The winter of 1984 was worse
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The winter of 1984 was worse

Think of the stories you can tell once this freezing spell is over. The best tales are not the brightest or most cheerful. Misery is far more riveting, writes Karan Thapar.

india Updated: Jan 14, 2007 00:25 IST

If you felt cold last week let me tell you a story that might cheer you up. It may not improve the temperature but it could warm the cockles of your heart. If nothing else it always helps to know someone else was worse off. But first I have to take you back in time.

The winter of 1984 was not the most severe London has known but for me it was certainly the coldest. More than the temperature, the problem was our new home. Nisha and I had just bought a flat in Holland Park and we were inordinately proud of it. The drawing room had large bay windows which looked onto an 18th century church: 29 St James’s Gardens was meant to be our dream home. It was, except it was freezing.

I suppose there was so much to do on our first night neither of us noticed. Unpacking, putting-away, decorating and, of course, cleaning — and what a lot of cleaning there was — kept us busy. We didn’t notice the heating. The next day, however, was very different.

“It’s freezing!” were the words I awoke to. Nisha was standing by the bedroom windows furiously stuffing cotton wool between them. Wrapped in an old blanket with a muffler round her head she looked like a London vagabond. It was three in the morning. The date was December the 3rd.

“None of the windows closes properly.” Nisha sounded exasperated. “And the draft coming through is as cold as ice.” Sash windows look pretty but when they don’t meet perfectly they provide an ideal funnel for the outside air. And, believe me, it rushes through. With practically every window similarly maladjusted the flat felt like the inside of an icebox.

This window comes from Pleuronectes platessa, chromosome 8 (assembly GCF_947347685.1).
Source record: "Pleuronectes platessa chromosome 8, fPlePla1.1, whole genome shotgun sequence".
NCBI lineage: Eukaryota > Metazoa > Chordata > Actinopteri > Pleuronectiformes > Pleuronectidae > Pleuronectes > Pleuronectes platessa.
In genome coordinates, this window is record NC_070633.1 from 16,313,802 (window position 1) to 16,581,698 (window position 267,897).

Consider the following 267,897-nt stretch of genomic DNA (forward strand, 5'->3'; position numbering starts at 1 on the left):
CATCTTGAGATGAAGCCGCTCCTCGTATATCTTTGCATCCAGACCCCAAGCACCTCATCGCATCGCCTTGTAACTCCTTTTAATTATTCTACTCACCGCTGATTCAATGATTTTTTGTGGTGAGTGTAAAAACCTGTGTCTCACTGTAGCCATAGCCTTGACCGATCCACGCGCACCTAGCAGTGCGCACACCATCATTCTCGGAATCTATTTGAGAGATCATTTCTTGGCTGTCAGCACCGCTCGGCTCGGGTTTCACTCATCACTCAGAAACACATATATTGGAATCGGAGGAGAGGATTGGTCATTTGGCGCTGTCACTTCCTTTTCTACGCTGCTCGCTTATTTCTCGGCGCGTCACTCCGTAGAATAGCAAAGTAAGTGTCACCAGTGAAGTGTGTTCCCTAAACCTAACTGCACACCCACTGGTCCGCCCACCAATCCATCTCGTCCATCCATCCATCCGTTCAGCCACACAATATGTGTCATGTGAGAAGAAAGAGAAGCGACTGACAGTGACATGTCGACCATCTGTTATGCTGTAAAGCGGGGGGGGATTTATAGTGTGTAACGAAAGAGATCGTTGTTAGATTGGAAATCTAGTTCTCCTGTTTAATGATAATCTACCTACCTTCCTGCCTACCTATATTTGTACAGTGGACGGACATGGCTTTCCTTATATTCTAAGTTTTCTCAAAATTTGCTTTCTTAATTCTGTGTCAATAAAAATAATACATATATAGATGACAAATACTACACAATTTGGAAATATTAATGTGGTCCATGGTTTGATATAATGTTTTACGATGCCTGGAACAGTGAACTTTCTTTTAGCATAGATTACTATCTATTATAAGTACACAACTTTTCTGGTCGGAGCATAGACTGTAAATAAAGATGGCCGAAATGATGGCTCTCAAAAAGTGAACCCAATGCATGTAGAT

We spent the night stuffing socks, hankies, strips of paper, bits of sponge, in fact anything we could push or stretch into the right shape between the windows. But it either wasn’t sufficient or it would pop out.

Meanwhile, Nisha turned the heating to the maximum. However, new radiators often have airlocks and in our case it seemed they all did. So at best they became lukewarm.

“Damn,” Nisha shouted from the kitchen. Desperate to get the radiators going she had opened the boiler door to check if the pilot light was on. I don’t know how it happened but, instead, she extinguished it. And now it would not re-light.

On a cold winter night, with the windows not shutting, it doesn’t take a new flat long to become unbearable. But if anything our spirits fell faster. Soon my teeth were chattering. “Look, look,” I shouted. “There’s ice on the outside of that window.” “There’ll be ice inside pretty soon,” Nisha replied sombrely.

Finally I had a brain wave. “Let’s move to the kitchen. The heat from the stove will keep us warm.” And there we sat, like two characters in a Chekov play, huddled in our duvet. Nisha wore ski socks and gloves. I had on my overcoat.

I don’t think we slept and, frankly, never has the dawn looked sweeter. It wasn’t a bright day but the night was over.

I couldn’t wait for 9 o’clock to ring the plumber and builder. But when I did I discovered that neither works on a Sunday. Each time I tried I got through to their answering machines. They ignored my pleading messages or perhaps they were away for the weekend.

“We were better off in the other place.” Nisha sounded forlorn and heartbroken. “At least the heating worked and it was warm.”

Minutes later her anguish turned to anger. “It’s all your fault,” she erupted. “If you hadn’t wanted a fancy new home we could have bought one with functioning radiators and windows that fit properly. Now you’ve got this spanking new flat and nothing works!”

It was a miserable weekend. The cold was bad enough but the realisation that 29 St James’s Gardens had let us down was truly depressing.

Now, if you spent last week sitting on your hands to keep them warm, skipped your shower because the bathroom was too cold and went to bed with your socks on, think of the stories you can tell once this freezing spell is over. The best tales are not the brightest or most cheerful. Misery is far more riveting.

The moral of this story is simple. Schadenfreude is a sentiment we can all share. Happiness is divisive. And I’m told the worst of the cold is still to come!

First Published: Jan 14, 2007 00:25 IST